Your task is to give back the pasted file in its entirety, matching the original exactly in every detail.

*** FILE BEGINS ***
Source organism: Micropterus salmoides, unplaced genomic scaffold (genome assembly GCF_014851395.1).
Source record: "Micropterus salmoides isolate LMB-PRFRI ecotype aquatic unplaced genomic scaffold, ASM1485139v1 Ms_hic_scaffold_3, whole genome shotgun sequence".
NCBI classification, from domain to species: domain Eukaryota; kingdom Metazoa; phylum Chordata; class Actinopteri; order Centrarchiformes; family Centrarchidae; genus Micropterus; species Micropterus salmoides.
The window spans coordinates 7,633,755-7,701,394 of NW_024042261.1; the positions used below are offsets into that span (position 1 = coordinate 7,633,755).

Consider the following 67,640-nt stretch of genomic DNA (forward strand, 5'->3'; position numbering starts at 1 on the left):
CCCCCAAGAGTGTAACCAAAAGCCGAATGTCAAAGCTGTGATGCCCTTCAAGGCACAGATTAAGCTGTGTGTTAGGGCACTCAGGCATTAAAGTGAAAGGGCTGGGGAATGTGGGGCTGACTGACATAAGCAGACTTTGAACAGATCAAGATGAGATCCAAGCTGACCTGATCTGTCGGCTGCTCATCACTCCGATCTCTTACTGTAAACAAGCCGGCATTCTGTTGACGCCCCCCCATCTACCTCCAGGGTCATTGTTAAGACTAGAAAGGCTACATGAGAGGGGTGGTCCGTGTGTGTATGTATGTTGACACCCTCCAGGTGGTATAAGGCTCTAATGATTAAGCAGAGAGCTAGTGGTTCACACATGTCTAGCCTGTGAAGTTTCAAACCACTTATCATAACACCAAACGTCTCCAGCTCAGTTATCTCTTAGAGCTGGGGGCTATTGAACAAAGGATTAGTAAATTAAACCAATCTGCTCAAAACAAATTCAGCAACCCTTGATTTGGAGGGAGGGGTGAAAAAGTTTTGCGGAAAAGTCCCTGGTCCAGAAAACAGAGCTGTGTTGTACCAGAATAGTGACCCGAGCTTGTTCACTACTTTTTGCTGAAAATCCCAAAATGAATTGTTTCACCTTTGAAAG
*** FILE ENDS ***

Source organism: Micropterus salmoides, unplaced genomic scaffold (genome assembly GCF_014851395.1).
Source record: "Micropterus salmoides isolate LMB-PRFRI ecotype aquatic unplaced genomic scaffold, ASM1485139v1 Ms_hic_scaffold_3, whole genome shotgun sequence".
NCBI classification, from domain to species: domain Eukaryota; kingdom Metazoa; phylum Chordata; class Actinopteri; order Centrarchiformes; family Centrarchidae; genus Micropterus; species Micropterus salmoides.
The window spans coordinates 7,633,755-7,701,394 of NW_024042261.1; the positions used below are offsets into that span (position 1 = coordinate 7,633,755).

Consider the following 67,640-nt stretch of genomic DNA (forward strand, 5'->3'; position numbering starts at 1 on the left):
CCCCCAAGAGTGTAACCAAAAGCCGAATGTCAAAGCTGTGATGCCCTTCAAGGCACAGATTAAGCTGTGTGTTAGGGCACTCAGGCATTAAAGTGAAAGGGCTGGGGAATGTGGGGCTGACTGACATAAGCAGACTTTGAACAGATCAAGATGAGATCCAAGCTGACCTGATCTGTCGGCTGCTCATCACTCCGATCTCTTACTGTAAACAAGCCGGCATTCTGTTGACGCCCCCCCATCTACCTCCAGGGTCATTGTTAAGACTAGAAAGGCTACATGAGAGGGGTGGTCCGTGTGTGTATGTATGTTGACACCCTCCAGGTGGTATAAGGCTCTAATGATTAAGCAGAGAGCTAGTGGTTCACACATGTCTAGCCTGTGAAGTTTCAAACCACTTATCATAACACCAAACGTCTCCAGCTCAGTTATCTCTTAGAGCTGGGGGCTATTGAACAAAGGATTAGTAAATTAAACCAATCTGCTCAAAACAAATTCAGCAACCCTTGATTTGGAGGGAGGGGTGAAAAAGTTTTGCGGAAAAGTCCCTGGTCCAGAAAACAGAGCTGTGTTGTACCAGAATAGTGACCCGAGCTTGTTCACTACTTTTTGCTGAAAATCCCAAAATGAATTGTTTCACCTTTGAAAG